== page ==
Your husband wants to see you continue going to Church I think because it's part of who you are. It has nothing to do with you being good and him being bad or him having Sundays to himself. LDS is a path your life has taken. Whether it continues through eternal salvation or not. It makes you who you are. I don't think your husband wants you to change who you are. Thats a beautiful thing.

Sister Mary Lisa said...

I'm feeling a lot less torn now and a lot more free, I'll tell you that. If I do leave the LDS church, I know that I'll still have faith and spirituality. That's not going anywhere. I still have standards and an idea of what's right and wrong, but I think my standards of what's right and wrong have always been a bit less formal than LDS church beliefs.

And yes, my husband resists change.

I appreciate your comments.

A soul, finally free. said...

You are amazing. You are going to have such a strong testimony, I think you already have a great start, and I can't wait to see how God works in your life and continues your story. Stay strong in all you do.

Gluby said...

This is a late response (by, oh, months), but you wrote something that hit a nerve. See below. But first:

Soul Finally Free,

You're serious, aren't you? You may want to investigate the entire history of Christianity before you assume the LDS church is the only one subject to those criticisms and jump headfirst into another branch -- SML's husband is right. Their closets are all brimming with old skeletons. Christianity is poisoned at the root. Of course, all religions are, but Christianity deserves [dis]honorable mention, along with Islam and Judaism. All very controlling and xenophobic religions that have caused their adherents and those around them much unnecessary suffering.


Oh, man, can I relate. My wife and I have been dealing with that whole withholding-of-full-love-and-trust thing for five years, and it has been absolutely poison. The only reason our relationship survived is because (1) we have a wonderful, well-balanced relationship and are truly friends who enjoy each other deeply (yes, this threw it out of whack, but our base relationship was strong enough to withstand the many blows), and (2) I had enough clarity during our engagement to stop her and ask her to make sure she was marrying who I was, not what I was. You know, marrying a priesthood holder, ex-military (that turned her on for some reason), future lawyer (unless I can avoid it), etc. I told her to stop and make sure that she felt that if what I was changed -- I left the church, I didn't turn out to be what she expected 5 or 10 years down the line, etc. -- she would still love the person at the core of my being. And she did stop and consider, and it was a seriously life-changing moment for her because she did reconsider and truly commit to me.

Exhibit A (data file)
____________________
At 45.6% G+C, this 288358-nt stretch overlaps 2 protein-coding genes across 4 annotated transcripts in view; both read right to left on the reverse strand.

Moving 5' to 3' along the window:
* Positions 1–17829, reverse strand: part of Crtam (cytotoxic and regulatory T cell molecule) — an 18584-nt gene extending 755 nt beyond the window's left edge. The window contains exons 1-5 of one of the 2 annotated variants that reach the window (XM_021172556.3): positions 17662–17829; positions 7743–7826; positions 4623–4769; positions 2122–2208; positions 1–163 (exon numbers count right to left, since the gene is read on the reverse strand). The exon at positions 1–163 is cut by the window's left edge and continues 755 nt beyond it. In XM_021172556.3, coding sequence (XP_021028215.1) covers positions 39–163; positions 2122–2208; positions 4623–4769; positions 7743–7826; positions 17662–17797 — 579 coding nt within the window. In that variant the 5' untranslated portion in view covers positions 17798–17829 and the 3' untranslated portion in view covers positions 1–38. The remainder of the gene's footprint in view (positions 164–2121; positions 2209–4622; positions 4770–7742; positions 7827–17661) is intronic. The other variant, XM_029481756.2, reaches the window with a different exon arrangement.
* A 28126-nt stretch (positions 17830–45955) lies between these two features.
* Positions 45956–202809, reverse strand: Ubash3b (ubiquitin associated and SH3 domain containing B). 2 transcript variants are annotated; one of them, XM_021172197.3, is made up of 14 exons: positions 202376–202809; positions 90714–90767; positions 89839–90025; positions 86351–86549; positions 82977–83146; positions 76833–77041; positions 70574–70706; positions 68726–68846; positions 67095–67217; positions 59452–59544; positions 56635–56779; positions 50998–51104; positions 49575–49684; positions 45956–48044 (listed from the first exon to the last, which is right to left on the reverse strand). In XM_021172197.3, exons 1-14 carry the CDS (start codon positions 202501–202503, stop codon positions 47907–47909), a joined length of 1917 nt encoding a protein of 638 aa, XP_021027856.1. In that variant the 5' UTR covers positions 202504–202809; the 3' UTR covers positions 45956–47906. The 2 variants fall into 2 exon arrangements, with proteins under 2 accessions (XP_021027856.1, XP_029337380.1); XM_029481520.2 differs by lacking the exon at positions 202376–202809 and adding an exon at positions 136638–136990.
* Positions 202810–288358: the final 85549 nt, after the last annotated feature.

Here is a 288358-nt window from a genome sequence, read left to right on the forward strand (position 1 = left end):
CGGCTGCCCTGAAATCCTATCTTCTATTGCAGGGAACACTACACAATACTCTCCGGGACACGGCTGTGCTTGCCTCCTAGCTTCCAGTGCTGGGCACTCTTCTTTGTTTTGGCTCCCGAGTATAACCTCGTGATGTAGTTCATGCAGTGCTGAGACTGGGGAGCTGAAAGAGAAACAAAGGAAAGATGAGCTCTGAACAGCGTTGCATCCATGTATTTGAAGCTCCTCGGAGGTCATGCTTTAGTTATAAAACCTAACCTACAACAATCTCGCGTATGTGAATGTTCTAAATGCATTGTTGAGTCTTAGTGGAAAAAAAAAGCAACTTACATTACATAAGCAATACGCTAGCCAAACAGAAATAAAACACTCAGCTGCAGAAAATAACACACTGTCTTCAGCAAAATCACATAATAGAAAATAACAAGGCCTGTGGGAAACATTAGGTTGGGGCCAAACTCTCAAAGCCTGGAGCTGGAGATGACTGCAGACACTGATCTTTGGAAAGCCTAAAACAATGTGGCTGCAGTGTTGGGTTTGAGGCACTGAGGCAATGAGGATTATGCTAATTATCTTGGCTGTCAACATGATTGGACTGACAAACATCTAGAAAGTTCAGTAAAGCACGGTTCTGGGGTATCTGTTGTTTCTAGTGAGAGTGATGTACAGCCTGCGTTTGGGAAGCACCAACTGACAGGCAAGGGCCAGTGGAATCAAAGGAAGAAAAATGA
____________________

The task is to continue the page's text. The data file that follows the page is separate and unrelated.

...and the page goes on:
BUT. BUT... still, when 2 years down the line I told her I was having serious doubts, she suddenly felt I was no longer trustworthy. (Though she didn't communicate this, verbally of course -- only through her actions.) She had to be the strong one, the faithful one, the good one. To bring me back. To always counterbalance me (NOT in the healthy, positive way, either). Until then, I was apostate, and didn't have the spirit -- ANYTHING I did or said could be suspect. We didn't realize explicitly what was going on, but, in retrospect, I HATE what this creed did to our marriage.

It is only now, after 7 years of marriage and two children (1.5 and 4.5 years old), that we have recovered and are actively changing all that. Nothing really changed until my wife, in some part of her, finally started to see the church for what it was, and how hurtful her treatment of me had been (her words).

Our lives have gone through a rebirth, and we are both much happier, though there's still massive stress and she hasn't stopped wearing her garments. She's finally accepting after years of denial, but the road isn't over.

Anyway, that part is so hard -- it puts such a strain on the relationship. Someone said that Mormon marriages where both start Mormon and one leaves it down the road have something like an 80% divorce rate. So we're lucky. But I am truly angry at the church for the pain it causes so many people, the wrecked homes and families and relationships.

Anyway, congratulations on getting through that! It's a hard road.


Hellmut said...

Great story, Sister Mary Lisa. I love your writing.

Wasn't it great that you could discuss your discoveries with your husband right away? I am kind of jealous.

The best part was when he was pushing back.

CV Rick said...

Bravo. Very well said. It's truly a story of epiphany. My own experience wasn't quite so dramatic. I was always doubtful, but with a tinge of "What if I'm wrong?" thrown in.

But I knew that people are creepy and I knew a lot of creepy Mormons and the whole closed-society of the church really grated on me wrongly. Especially with the father I grew up despising, since he justified all his shortcomings and abuses under the umbrella of doctrine and faith.

Then, I went through my divorce and based on what happened there (which someday I'll blog on), I KNEW there was no revelation, there was no divine guidance, and there was no truth. The false things I was accused of, and that were used to mount a prosecution against me by the church - of infidelity for one - couldn't have been guided by any spirit since they were untrue.

I knew at that point, and the rest fell together nicely.

That's not to say I was a good Mormon before. I wasn't. I just didn't care about being a good Mormon. I wanted to be a good person. I still do.

The church is a hard habit to kick though. It really is. There are some addicting interpersonal dependencies and in many ways it's easier to be a member and not think about it than to leave the church and think for ourselves.

Good luck.